François Olivier, born in 1487 in Paris, and died March 30 15601 Amboise, Lord of Leuville, is a French politician. He was appointed Chancellor of France and Minister of Justice twice, under François I and François II. He is part of the moderate faction of Catholics at the beginning of the religious wars and may be part of the hidden supporters of the Reformation.
He is the son of Jacques Olivier, the first president of the Parliament of Paris, himself the son of a prosecutor said Parliament.
On May 14, 1538, François Olivier Cerisay married Antoinette, daughter of Nicolas Cerisay, Grand Bailiff of Cotentin. They will have five children.
He was first attached to the service of Marguerite d'Angoulême, sister of Francis I, who entrusted him with the chancellery for her duchy of Alencon. It is likely that he derived his sentiments towards the Protestant Reformation from his service in Marguerite's entourage.
He became also a regular adviser to King Francois I, and was entrusted with diplomatic missions. In particular, François Olivier was sent in February 1542 (credentials of 19 December 1541) before the Diet of Speyer, as the representative of the King of France, with the mission to protest the murder, in Germany, of the ambassadors sent by France to the Turks. He failed to convince the assembly that the ambassadors had not been sent to conclude an alliance between France and Suleiman the Magnificent, but that instead the goal was to convince the Turks not to attack Hungary. As a result, the Ninth Italian War could not be averted.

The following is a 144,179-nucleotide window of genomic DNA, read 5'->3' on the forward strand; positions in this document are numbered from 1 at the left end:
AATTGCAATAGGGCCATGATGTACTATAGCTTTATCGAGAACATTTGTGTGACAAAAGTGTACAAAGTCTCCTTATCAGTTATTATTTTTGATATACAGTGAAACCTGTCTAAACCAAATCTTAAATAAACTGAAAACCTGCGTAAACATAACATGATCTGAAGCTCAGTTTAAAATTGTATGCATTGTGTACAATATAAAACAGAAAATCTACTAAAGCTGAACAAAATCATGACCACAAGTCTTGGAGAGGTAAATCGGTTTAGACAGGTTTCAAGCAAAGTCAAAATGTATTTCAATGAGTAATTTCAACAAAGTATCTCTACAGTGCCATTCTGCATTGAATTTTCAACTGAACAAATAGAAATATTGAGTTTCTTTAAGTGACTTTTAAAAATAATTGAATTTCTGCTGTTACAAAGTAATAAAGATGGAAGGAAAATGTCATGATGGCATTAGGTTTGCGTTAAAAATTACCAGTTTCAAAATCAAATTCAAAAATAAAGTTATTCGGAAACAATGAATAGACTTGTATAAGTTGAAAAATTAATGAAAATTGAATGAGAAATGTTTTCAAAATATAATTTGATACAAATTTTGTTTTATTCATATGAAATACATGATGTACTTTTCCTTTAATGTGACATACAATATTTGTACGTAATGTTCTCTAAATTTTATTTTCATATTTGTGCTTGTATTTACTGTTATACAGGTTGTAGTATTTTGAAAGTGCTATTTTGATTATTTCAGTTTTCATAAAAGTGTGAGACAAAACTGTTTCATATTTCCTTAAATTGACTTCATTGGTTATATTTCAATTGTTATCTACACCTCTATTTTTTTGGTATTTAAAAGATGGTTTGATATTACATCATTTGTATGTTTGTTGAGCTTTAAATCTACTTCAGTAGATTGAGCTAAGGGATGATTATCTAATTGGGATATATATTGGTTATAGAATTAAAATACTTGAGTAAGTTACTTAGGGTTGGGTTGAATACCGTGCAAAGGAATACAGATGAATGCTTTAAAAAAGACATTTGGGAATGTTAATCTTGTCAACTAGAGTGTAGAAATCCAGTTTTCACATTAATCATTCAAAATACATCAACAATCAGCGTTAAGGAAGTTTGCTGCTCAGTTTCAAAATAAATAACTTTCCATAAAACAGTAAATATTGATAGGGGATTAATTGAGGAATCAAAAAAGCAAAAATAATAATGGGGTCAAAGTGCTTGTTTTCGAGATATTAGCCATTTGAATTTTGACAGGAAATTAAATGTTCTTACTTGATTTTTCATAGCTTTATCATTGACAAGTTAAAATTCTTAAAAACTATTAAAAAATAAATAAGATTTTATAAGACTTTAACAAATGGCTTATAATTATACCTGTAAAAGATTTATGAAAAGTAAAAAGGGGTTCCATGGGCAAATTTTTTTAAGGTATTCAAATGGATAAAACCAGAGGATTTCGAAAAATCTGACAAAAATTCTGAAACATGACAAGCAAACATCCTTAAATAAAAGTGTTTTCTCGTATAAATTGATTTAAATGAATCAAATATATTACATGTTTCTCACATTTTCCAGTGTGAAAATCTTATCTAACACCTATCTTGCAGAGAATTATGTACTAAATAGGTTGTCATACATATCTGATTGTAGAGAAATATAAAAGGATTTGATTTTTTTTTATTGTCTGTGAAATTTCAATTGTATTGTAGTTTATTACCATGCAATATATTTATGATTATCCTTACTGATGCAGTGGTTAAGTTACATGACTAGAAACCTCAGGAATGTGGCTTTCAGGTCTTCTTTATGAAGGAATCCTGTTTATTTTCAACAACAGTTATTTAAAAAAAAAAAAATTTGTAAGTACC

In 1543 Olivier was appointed President of the Parliament of Paris. The April 28, 1545, François Olivier was appointed chancellor of France by Cardinal de Lorraine and replaced Guillaume Poyet, dismissed for his involvement in the plot to ruin the reputation of Admiral Philippe Chabot.
Olivier was the only Minister appointed by his predecessor who was retained by Henry II when he became king. However his position was not secure as he faced the enmity of the powerful Diane de Poitiers, the favorite mistress of the French King. Poitiers criticized Olivier for his attempts to reign in the wild spending of the court, and succeeded in having his official seals removed from him, on the pretext that he suffered from an eye disease. The official seals were then entrusted to Jean Bertrand, the new Minister of Justice.
On the death of Henry II, July 10, 1559, the Cardinal of Lorraine returned the seals to Olivier, which he kept until January 2, 1560, by which time he had become completely blind.
He died on March 30, 1560 in Amboise. His epitaph was written by the poet Jean-Antoine de Baïf.
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